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Economy

The international economy, shaped by governments, businesses and other actors, touches the lives of everyone in the world. Pulitzer Center grantee stories tagged with “Economy” feature reporting that covers business, workers and the impact of global capitalism on people’s lives. Use the Pulitzer Center Lesson Builder to find and create lesson plans on the economy.

 

Cambodia’s Coming AI Revolution

Cambodia’s tech sector is blooming and the country’s structural challenges might actually be strengths when adapting to the Fourth Industrial Revolution. What are the social risks and opportunities?

Britain’s Warfare State

Britain sought to retain its imperial clout as the Empire crumbled after the Second World War by seeking to dominate the arms industry. This is a major investigation of the contemporary results.

No Man's Land

One of Indonesia’s biggest agricultural industries is also one of its filthiest. A visit to the palm-oil plantations and the people whose lives are shaped by this demanding crop.

What Is Left for Venezuelans?

Venezuela is facing its biggest crisis yet: a high inflation rate, shortage of food and medicine, and abuse of power by authorities. And that's only part of the picture.

Climate Change and Sheepherding in Algeria

Although Algeria is a low emitter of greenhouse gasses, environmental changes like lower rainfall, higher temperatures, and longer cycles of drought have slashed profits for Algerian sheepherders.

Iran Wins in Iraq

In a multi-part series for PBS NewsHour , Reza Sayah and Gelareh Kiazand look at Iran’s influence in its war-torn neighbor.

Iowa in the Heart of China

At the center of the relationship between the world's two main superpowers are a small agricultural state and its governor-turned-ambassador. The stakes never have been higher for these "old friends."

Morocco as a Moderate Islamic Hub

Morocco is on the verge of transformation, maneuvering to be a financial and political leader in Africa and hub for tolerant Islam. Will a divided society go along with its liberal king?

El Paquete: A Cuban Internet Revolution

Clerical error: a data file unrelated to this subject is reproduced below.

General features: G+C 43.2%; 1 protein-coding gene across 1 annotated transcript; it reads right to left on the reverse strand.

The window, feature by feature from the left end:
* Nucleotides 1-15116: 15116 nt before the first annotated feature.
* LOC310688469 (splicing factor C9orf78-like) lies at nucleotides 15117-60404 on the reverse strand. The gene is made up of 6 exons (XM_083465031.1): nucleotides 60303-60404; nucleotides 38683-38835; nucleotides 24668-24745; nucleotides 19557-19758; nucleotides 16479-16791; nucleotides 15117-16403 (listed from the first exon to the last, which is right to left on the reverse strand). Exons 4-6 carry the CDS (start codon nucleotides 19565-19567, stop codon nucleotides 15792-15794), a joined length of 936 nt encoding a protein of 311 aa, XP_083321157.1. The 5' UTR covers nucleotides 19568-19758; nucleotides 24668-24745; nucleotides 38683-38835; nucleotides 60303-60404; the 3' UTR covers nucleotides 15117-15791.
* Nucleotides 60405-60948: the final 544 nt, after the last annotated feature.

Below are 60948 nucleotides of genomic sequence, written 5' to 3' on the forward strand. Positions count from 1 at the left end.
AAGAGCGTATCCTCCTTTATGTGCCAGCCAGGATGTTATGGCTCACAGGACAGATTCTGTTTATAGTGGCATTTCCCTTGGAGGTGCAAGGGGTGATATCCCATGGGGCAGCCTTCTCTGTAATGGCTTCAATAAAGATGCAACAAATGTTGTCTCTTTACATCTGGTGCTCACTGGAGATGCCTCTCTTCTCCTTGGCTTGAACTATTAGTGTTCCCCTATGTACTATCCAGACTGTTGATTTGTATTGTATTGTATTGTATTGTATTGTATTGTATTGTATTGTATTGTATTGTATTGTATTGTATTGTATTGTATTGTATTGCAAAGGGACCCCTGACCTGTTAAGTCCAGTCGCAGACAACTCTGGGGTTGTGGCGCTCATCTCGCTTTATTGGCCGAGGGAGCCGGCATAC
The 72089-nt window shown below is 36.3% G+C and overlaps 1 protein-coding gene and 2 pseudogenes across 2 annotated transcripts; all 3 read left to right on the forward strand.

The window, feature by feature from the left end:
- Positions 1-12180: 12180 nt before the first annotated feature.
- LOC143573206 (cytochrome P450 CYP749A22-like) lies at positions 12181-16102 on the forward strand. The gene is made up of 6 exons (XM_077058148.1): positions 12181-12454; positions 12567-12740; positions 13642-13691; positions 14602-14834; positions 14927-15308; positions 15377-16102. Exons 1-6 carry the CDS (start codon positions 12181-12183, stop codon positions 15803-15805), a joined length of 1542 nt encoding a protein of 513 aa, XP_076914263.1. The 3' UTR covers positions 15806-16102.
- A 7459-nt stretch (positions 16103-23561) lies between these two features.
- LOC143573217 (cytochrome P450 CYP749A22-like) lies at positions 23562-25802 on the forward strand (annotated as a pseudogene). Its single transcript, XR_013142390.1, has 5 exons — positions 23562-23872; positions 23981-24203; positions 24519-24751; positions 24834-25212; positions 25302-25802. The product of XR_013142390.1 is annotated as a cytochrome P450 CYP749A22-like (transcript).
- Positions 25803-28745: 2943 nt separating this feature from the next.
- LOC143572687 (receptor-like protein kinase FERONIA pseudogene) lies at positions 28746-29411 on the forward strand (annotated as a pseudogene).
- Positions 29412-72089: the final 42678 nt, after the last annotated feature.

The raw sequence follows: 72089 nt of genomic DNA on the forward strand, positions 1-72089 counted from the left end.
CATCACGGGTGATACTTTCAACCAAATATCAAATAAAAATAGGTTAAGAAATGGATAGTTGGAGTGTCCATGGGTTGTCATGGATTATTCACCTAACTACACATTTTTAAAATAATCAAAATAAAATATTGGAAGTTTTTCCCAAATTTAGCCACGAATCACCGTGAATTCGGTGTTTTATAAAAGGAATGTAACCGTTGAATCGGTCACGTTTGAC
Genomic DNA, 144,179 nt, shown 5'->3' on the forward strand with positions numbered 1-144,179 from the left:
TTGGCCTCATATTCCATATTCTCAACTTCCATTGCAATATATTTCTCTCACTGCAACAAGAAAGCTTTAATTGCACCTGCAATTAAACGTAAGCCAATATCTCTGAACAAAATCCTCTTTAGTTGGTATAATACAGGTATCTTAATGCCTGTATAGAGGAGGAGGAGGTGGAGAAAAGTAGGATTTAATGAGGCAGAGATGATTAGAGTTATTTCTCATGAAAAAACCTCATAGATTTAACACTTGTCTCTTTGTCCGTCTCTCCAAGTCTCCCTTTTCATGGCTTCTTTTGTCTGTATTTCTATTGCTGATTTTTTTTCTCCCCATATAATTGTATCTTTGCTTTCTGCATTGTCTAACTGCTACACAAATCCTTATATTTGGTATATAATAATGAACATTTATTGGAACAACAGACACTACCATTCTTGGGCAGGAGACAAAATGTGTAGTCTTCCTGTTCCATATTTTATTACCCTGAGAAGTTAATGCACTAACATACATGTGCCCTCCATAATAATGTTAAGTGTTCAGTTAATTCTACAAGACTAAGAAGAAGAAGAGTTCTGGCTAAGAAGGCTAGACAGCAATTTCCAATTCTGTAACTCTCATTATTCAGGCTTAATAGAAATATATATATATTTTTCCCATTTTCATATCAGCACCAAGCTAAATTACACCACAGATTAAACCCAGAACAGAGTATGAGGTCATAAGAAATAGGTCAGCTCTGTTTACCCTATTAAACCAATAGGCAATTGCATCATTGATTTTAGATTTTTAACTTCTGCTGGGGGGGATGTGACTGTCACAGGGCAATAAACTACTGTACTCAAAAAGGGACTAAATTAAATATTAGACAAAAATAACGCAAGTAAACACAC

About two decades too late, the Internet is cautiously breaking Cuba's spell of isolation. What impacts on culture and identity does the island's defiant re-connection to the outside world bring?

Venezuela: A Ticking Time-bomb

As Venezuela’s social and economic crisis deepens, thousands of citizens are taking to the streets. Meanwhile, a quieter humanitarian one is unfolding as hunger and malnutrition spread.

The Black Death of Kabwe

Years of unmitigated contamination from Zambia's largest lead mine have created a toxic nightmare for the residents of Kabwe, the country's second largest city.

India: Migrating Into Slavery

Each winter hundreds of thousands of Indians migrate north to man the world's second largest brick industry. They're promised opportunity, but many are bonded into debt.

China's Frayed Perimeter

Why, despite growing vastly richer and steadily more powerful over the last generation, has China remained frustrated in its goal of bringing Hong Kong and Taiwan under its unquestioned authority?

Meet the Journalist: Uri Blau

Uri Blau used U.S. and Israeli tax records to connect the dots between American tax-exempt charities and their Israeli beneficiaries operating over the Green Line.

Meet the Journalist: Sim Chi Yin

Photojournalist Sim Chi Yin discusses her reporting on a family affected by silicosis, an occupational lung disease that affects an estimated 6 million in China, most of them miners.

A Year of Field Notes

Pulitzer Center interns Elana Dure and Seiler Smith look back over a year of Field Notes and compile some of their favorites.

Solutions Journalism in Haiti

Students review video, photos, and writing to analyze how the authors investigate and justify solutions to economic challenges in Haiti using interviews and research.

Rana Plaza

Use the six resources attached to learn about the Rana Plaza collapse in Bangladesh, which is considered one of the worst accidents ever experienced by garment workers.

Human Rights Reporting

Students will critically examine the legal, professional and moral obligations of journalists as witnesses to all kinds of human rights violations.

World Water Day

The following World Water Day lesson plan and classroom resources for humanities, science, social studies, media and English teachers ask students to investigate four Pulitzer Center reporting...

China's Environmental and Human Crises

This climate change lesson plan explores the environmental impacts of China’s growing polluters and industry. It also looks at the human impact of China's water transfer project.

Debating the Global Land Rush

Students explore the concept of journalistic objectivity and use evidence from articles about land rights in Ethiopia, Indonesia and Myanmar to debate how a country’s natural resources should be used.